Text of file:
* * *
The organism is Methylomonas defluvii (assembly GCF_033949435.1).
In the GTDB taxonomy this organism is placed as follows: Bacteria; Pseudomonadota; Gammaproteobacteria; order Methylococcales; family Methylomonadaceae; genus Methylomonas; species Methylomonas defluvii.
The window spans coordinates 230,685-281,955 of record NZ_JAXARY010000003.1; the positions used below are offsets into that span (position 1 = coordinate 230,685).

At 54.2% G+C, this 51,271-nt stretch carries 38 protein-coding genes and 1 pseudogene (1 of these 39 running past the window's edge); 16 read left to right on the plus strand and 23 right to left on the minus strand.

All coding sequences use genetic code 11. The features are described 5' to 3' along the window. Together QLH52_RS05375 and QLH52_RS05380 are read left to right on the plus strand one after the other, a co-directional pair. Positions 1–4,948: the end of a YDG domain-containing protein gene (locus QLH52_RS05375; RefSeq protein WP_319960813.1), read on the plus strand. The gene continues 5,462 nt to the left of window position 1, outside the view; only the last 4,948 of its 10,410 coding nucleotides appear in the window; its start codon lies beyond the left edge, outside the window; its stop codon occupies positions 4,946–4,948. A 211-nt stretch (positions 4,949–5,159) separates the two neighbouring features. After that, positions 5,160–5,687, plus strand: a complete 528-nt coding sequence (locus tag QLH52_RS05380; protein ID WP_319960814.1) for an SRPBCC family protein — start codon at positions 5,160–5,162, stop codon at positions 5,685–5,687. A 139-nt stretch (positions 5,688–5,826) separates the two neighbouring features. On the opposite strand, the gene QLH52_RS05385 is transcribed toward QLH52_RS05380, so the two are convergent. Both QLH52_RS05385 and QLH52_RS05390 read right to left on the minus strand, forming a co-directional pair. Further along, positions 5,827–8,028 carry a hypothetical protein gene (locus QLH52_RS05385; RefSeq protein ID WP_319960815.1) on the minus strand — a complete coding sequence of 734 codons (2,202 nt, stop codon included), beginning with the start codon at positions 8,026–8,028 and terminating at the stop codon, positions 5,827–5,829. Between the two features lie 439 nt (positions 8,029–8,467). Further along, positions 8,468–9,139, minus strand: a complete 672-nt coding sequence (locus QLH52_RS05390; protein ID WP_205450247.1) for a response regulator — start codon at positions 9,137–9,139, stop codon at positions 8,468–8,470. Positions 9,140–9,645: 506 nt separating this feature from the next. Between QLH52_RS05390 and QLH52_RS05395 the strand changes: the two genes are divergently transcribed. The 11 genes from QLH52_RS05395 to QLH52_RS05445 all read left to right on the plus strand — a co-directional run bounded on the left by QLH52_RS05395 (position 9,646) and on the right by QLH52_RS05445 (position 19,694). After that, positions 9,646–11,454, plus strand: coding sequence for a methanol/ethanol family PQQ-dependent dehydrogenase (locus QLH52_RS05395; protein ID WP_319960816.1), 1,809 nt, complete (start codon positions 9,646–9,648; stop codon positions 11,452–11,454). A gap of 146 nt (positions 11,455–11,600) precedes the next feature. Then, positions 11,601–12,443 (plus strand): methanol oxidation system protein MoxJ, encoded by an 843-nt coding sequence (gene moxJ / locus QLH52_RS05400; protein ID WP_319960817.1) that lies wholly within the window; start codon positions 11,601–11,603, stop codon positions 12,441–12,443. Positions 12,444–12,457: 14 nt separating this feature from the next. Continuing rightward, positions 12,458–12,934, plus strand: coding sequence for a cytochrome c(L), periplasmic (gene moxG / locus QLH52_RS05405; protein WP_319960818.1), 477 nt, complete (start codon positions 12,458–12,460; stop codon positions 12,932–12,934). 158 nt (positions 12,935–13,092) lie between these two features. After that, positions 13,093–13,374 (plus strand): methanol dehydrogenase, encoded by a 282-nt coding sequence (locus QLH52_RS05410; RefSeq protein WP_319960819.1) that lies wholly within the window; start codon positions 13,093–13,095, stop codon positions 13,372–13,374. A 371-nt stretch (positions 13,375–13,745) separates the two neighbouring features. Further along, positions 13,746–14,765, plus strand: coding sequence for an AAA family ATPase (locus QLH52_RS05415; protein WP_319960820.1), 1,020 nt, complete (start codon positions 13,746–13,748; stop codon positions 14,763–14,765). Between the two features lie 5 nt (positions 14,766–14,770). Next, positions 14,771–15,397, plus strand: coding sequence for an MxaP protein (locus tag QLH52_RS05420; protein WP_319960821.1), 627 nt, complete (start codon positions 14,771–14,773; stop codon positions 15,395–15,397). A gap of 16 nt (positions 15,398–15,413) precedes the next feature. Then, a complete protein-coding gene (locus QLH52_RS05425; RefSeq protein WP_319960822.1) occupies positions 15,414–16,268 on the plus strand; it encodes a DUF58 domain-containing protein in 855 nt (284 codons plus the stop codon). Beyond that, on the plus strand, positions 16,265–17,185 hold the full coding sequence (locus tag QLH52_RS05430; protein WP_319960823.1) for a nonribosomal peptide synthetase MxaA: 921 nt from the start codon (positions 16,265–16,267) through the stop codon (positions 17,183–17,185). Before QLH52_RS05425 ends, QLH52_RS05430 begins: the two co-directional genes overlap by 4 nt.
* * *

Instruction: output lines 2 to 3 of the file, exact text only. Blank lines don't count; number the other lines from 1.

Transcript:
In the GTDB taxonomy this organism is placed as follows: Bacteria; Pseudomonadota; Gammaproteobacteria; order Methylococcales; family Methylomonadaceae; genus Methylomonas; species Methylomonas defluvii.
The window spans coordinates 230,685-281,955 of record NZ_JAXARY010000003.1; the positions used below are offsets into that span (position 1 = coordinate 230,685).